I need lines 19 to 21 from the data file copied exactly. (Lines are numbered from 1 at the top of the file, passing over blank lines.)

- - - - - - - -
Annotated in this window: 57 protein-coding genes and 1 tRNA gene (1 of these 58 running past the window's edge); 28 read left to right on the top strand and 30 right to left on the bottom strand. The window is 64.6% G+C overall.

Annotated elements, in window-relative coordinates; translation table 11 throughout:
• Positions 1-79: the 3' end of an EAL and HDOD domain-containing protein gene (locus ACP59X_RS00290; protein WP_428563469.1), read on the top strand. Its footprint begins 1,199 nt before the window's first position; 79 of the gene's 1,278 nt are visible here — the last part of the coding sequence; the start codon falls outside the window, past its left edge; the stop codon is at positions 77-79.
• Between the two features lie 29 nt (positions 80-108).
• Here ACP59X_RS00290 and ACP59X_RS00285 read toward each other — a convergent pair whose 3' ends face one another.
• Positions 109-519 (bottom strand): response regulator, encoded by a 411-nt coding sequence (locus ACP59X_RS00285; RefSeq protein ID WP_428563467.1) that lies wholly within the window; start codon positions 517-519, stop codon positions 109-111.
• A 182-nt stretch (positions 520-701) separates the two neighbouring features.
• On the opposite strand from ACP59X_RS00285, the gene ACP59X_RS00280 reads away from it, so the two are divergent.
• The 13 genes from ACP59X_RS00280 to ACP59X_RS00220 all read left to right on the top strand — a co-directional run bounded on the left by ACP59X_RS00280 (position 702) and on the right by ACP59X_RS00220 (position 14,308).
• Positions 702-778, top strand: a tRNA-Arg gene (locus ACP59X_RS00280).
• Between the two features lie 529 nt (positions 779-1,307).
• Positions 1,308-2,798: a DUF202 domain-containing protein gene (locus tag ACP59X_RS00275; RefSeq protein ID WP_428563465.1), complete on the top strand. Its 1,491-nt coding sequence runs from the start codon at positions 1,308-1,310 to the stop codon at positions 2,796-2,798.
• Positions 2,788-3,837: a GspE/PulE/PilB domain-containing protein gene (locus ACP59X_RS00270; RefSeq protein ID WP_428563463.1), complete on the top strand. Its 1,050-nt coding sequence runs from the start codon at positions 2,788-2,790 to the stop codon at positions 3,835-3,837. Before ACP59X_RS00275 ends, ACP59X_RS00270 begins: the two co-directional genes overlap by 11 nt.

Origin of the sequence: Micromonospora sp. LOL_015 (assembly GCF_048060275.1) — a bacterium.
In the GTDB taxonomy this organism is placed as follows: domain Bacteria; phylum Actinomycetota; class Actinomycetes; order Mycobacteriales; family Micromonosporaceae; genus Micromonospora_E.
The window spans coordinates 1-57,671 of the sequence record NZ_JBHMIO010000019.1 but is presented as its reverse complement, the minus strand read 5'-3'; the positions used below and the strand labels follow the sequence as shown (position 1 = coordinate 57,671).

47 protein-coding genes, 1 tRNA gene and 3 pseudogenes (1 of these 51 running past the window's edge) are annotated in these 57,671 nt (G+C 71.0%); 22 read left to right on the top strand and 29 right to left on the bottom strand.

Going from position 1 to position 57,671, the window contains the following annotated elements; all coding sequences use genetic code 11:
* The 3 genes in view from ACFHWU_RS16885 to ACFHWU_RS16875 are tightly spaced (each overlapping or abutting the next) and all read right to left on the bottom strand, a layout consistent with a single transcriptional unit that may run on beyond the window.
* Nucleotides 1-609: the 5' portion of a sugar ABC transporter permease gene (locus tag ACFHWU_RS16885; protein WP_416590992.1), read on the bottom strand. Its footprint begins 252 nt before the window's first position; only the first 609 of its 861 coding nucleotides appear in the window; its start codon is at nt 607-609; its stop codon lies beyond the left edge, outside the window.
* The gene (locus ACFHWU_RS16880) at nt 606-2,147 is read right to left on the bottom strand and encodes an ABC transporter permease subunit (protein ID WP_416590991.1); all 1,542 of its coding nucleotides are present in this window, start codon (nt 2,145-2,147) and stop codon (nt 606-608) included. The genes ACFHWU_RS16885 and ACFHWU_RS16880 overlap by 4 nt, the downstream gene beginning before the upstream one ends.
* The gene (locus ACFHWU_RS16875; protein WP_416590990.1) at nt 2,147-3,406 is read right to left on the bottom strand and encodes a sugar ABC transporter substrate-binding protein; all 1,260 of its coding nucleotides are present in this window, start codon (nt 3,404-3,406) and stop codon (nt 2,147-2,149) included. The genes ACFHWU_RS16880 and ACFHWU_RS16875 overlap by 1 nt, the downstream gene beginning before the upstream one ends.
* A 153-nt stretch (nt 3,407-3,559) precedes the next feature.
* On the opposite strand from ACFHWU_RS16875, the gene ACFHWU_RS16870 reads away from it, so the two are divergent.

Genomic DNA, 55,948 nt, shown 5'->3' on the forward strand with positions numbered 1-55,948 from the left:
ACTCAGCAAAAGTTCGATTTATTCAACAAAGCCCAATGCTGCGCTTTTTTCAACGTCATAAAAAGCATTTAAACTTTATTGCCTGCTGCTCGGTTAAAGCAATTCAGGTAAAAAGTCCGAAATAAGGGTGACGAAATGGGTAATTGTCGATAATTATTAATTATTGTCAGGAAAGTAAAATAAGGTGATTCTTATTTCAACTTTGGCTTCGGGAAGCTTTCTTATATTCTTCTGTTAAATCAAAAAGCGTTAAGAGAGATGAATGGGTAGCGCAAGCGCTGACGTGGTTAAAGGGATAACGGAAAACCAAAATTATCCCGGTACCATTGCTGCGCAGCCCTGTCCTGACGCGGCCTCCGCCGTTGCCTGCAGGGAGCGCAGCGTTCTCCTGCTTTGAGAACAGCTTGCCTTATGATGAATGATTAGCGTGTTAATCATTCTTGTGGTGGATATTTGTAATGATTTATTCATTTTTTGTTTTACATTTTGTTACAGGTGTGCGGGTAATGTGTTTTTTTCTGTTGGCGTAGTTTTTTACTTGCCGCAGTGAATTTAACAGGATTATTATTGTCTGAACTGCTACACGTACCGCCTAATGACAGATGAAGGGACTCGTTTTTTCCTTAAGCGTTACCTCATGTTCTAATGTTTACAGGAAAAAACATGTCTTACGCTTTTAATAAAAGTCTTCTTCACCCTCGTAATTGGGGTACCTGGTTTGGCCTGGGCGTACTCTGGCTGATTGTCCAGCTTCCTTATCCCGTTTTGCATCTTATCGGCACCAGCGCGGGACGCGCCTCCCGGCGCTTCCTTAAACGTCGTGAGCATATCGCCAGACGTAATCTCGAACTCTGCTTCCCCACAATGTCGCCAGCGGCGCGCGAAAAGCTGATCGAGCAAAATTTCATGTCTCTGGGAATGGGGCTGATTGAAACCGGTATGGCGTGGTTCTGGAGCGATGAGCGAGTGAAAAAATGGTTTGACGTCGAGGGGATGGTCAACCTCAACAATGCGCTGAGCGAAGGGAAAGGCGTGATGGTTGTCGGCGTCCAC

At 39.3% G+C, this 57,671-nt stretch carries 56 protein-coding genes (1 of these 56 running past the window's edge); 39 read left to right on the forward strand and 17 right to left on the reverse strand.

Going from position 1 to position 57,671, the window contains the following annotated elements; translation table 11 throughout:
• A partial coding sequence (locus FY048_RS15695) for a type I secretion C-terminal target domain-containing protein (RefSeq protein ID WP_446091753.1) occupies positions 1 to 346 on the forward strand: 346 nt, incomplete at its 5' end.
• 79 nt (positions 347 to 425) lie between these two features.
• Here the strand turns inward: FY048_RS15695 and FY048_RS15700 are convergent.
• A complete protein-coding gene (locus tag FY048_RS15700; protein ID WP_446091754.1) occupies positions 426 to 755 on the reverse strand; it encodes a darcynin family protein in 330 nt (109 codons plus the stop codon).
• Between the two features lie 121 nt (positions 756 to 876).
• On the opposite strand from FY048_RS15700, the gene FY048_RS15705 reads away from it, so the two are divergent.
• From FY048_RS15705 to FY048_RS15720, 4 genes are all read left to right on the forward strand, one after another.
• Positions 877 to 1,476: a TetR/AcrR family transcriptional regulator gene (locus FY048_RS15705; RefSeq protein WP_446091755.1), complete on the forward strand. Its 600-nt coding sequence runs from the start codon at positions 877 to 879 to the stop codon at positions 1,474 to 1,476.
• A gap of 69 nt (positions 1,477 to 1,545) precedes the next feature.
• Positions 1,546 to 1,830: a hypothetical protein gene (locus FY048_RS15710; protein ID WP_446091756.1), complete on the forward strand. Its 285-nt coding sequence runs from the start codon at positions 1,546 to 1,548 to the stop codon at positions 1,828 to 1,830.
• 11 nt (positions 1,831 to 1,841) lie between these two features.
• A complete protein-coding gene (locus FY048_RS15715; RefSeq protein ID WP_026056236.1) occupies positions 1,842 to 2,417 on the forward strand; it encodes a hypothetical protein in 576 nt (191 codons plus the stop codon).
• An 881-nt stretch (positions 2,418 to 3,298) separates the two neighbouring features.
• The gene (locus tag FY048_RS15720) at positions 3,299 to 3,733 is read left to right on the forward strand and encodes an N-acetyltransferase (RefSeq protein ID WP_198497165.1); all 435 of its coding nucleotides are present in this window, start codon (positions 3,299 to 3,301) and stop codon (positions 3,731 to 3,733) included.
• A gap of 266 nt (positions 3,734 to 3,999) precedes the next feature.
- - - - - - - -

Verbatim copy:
* The 3 genes in view from ACFHWU_RS16885 to ACFHWU_RS16875 are tightly spaced (each overlapping or abutting the next) and all read right to left on the bottom strand, a layout consistent with a single transcriptional unit that may run on beyond the window.
* Nucleotides 1-609: the 5' portion of a sugar ABC transporter permease gene (locus tag ACFHWU_RS16885; protein WP_416590992.1), read on the bottom strand. Its footprint begins 252 nt before the window's first position; only the first 609 of its 861 coding nucleotides appear in the window; its start codon is at nt 607-609; its stop codon lies beyond the left edge, outside the window.
* The gene (locus ACFHWU_RS16880) at nt 606-2,147 is read right to left on the bottom strand and encodes an ABC transporter permease subunit (protein ID WP_416590991.1); all 1,542 of its coding nucleotides are present in this window, start codon (nt 2,145-2,147) and stop codon (nt 606-608) included. The genes ACFHWU_RS16885 and ACFHWU_RS16880 overlap by 4 nt, the downstream gene beginning before the upstream one ends.